Archive for the ‘Help & advice’ Category

Be prepared

June 10, 2011

How to Plan the Perfect Dinner Party by Kevin Dooley
One of my favourite pastimes is to watch elite sport, usually on TV but once in a while if I’m lucky live. The genuine action, drama and unpredictability of sports like football, cricket and rugby is what really captivates me, but as a business and marketing professional I often think about the professionalism and hard work that goes into top sporting teams.

The planning and preparation that goes into making a great sports team is phenomenal, with the entire squad, back-room staff and management meticulously plotting the steps they must take to achieve success. But alas, like many, I am not a professional sportsman. However, I have taken away a number of things from the sportting world that can be applied to business, too.

Effective planning and preparation will bring individuals and businesses the following benefits:

Provide direction

A good plan will give you direction, as well as a goal, a set of objectives and a strategy to reach them.

Allocate resources

Planning gives you the opportunity to forecast what you might need to meet your objectives.

Reduce uncertainties

Planning and preparation allows you to assess what problems may or may not exist and give you the chance to put strategies in place to tackle them.

Anticipate action

One can’t assume what the competition is doing or how the market will react. Make an educated assessment of what actions you might have to take based on a set of different scenarios.

Facilitate assessment

Following any action, assess how you’ve performed. By planning ahead you can work out how, what and when to make those assessments and put a framework in place to make it happen.

Make good decisions

The more information you have, the better prepared you’ll be to use that knowledge to make the right decisions and give yourself the best possible chance of success.

For more on this subject as well marketing, social media and digital communications, please visit One Too Many Mornings.


The state of social media 2011

April 8, 2011

This week I took part in a webinar hosted by Hubspot and presented by Michael Steizner from Social Media Examiner that revealed and explored some of the key findings from a new report: the 2011 Social Media Marketing Industry Report.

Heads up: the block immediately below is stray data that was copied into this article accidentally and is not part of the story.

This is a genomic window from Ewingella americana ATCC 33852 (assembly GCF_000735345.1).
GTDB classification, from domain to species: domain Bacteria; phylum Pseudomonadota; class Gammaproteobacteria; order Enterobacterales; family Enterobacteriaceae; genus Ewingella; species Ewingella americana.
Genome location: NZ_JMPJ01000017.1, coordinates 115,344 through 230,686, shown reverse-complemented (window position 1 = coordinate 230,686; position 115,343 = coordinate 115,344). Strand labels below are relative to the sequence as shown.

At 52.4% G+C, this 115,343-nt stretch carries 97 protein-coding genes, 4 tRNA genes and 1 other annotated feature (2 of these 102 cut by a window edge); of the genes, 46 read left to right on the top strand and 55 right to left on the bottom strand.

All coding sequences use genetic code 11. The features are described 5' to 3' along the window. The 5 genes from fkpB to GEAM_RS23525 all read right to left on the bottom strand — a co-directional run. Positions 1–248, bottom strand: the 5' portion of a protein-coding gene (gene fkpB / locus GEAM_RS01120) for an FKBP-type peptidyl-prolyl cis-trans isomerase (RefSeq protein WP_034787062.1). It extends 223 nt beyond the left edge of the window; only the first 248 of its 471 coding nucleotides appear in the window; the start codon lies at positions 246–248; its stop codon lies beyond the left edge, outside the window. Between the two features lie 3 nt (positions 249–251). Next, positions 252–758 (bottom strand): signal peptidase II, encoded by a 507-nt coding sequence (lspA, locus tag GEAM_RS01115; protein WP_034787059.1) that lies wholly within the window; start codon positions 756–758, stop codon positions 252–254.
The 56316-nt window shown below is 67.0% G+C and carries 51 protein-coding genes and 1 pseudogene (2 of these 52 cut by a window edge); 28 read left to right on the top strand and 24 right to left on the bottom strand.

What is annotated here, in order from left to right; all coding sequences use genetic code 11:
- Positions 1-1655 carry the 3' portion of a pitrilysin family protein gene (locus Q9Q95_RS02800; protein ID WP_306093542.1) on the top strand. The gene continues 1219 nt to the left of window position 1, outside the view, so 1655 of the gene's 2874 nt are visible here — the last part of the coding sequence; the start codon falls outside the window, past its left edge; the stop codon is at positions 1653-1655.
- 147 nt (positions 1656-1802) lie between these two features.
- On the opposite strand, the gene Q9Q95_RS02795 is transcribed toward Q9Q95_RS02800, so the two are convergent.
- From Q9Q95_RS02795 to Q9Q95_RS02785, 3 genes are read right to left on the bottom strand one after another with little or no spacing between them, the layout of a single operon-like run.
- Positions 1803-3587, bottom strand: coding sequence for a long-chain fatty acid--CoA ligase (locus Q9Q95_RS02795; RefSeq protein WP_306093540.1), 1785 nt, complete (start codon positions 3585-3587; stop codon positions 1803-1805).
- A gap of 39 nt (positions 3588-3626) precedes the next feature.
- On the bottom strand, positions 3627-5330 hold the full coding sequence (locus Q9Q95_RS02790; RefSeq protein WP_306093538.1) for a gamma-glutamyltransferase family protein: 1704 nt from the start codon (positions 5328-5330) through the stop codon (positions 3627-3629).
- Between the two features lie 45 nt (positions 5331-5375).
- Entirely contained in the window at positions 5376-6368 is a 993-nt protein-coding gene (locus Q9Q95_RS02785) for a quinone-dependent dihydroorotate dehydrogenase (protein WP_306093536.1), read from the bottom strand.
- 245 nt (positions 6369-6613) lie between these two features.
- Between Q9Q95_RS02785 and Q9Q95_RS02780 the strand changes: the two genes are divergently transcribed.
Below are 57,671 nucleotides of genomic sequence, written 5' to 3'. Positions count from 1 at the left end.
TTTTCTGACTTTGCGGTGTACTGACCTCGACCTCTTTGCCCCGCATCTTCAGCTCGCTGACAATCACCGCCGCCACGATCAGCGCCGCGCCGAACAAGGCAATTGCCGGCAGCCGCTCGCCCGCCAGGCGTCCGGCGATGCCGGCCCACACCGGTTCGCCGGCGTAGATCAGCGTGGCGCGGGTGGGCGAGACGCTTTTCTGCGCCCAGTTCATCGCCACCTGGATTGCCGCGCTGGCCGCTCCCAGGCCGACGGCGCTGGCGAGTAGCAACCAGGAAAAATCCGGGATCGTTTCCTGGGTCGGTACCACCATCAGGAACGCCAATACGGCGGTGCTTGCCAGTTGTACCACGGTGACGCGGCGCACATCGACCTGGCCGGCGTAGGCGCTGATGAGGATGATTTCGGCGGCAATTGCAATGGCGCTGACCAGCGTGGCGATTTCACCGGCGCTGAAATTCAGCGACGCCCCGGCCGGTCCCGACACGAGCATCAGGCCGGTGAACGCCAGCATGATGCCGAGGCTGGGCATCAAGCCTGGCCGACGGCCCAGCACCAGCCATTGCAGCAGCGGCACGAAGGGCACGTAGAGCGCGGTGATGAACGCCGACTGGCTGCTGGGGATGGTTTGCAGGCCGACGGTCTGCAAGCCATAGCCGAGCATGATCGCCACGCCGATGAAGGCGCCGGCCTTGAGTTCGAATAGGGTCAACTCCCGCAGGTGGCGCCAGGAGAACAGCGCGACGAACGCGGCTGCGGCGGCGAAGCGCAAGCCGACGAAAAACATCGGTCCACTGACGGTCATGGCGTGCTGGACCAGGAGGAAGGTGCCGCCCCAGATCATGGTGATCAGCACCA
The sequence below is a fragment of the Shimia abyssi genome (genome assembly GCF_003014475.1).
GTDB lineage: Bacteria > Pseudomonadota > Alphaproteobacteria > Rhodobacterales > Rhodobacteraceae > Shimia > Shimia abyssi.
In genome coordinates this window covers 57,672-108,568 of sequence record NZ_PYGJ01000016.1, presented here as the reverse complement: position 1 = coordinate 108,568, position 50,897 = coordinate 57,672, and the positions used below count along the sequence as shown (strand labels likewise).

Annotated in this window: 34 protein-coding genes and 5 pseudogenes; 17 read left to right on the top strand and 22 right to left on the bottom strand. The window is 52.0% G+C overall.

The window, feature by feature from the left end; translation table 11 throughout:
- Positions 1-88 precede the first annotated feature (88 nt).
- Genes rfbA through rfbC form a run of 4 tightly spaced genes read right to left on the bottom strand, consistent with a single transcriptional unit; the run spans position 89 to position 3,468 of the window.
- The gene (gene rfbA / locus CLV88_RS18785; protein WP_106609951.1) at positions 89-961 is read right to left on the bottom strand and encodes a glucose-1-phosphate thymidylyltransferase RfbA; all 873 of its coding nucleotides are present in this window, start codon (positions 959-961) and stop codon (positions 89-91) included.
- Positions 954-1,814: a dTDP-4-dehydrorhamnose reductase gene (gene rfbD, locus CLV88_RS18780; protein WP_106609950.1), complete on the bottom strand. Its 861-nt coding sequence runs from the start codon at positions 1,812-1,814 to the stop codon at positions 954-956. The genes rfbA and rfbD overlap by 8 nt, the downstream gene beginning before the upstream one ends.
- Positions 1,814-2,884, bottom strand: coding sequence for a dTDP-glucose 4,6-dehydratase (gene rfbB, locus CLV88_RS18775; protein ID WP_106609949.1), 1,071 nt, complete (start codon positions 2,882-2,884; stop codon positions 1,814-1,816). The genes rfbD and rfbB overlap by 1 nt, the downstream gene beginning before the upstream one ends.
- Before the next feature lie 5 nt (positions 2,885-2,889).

The 2011 Social Media Marketing Industry Report was compiled following a survey of 3,300 social media marketers who were all asked what question about social media marketing they wanted answered. 2,200 people provided responses, all of which were qualitatively analysed and grouped into the top 10 questions.

The report also looks at the time invested in social media marketing, how social media marketing is being used by different types of companies and – crucially – the main benefits offered by social media marketing.

Although the report is very US-centric (only 6% of respondents were from the UK), I’ve always found that the Americans are often ahead of the game when it comes to digital marketing trends such as these. I therefore wanted to write this post to highlight some of the findings that really stood out for me and will hopefully provide you with an insight into what social media marketers are thinking and where their priorities lie in 2011.

Key findings

• 73% of businesses are planning to increase their use of Facebook, Twitter, YouTube and blogging in 2011

• The top three questions social media marketers want answered:
#1 – How do I measure the effect of social media marketing on my business?
#2 – How do I integrate and manage all of my social media marketing activities?
#3 – What are the best ways to sell with social media?

Half of marketers have less than one year of social media marketing experience, with B2B companies using social media longer than their B2C counterparts

58% of marketers are using social media marketing more than six hours a week, whilst 34% for 11 hours or more. And the longer people have been using social media, the more time they are investing in it on a weekly basis

• The top three benefits of social media marketing:
#1 – Generate exposure for the business
#2 – Increase traffic/ subscribers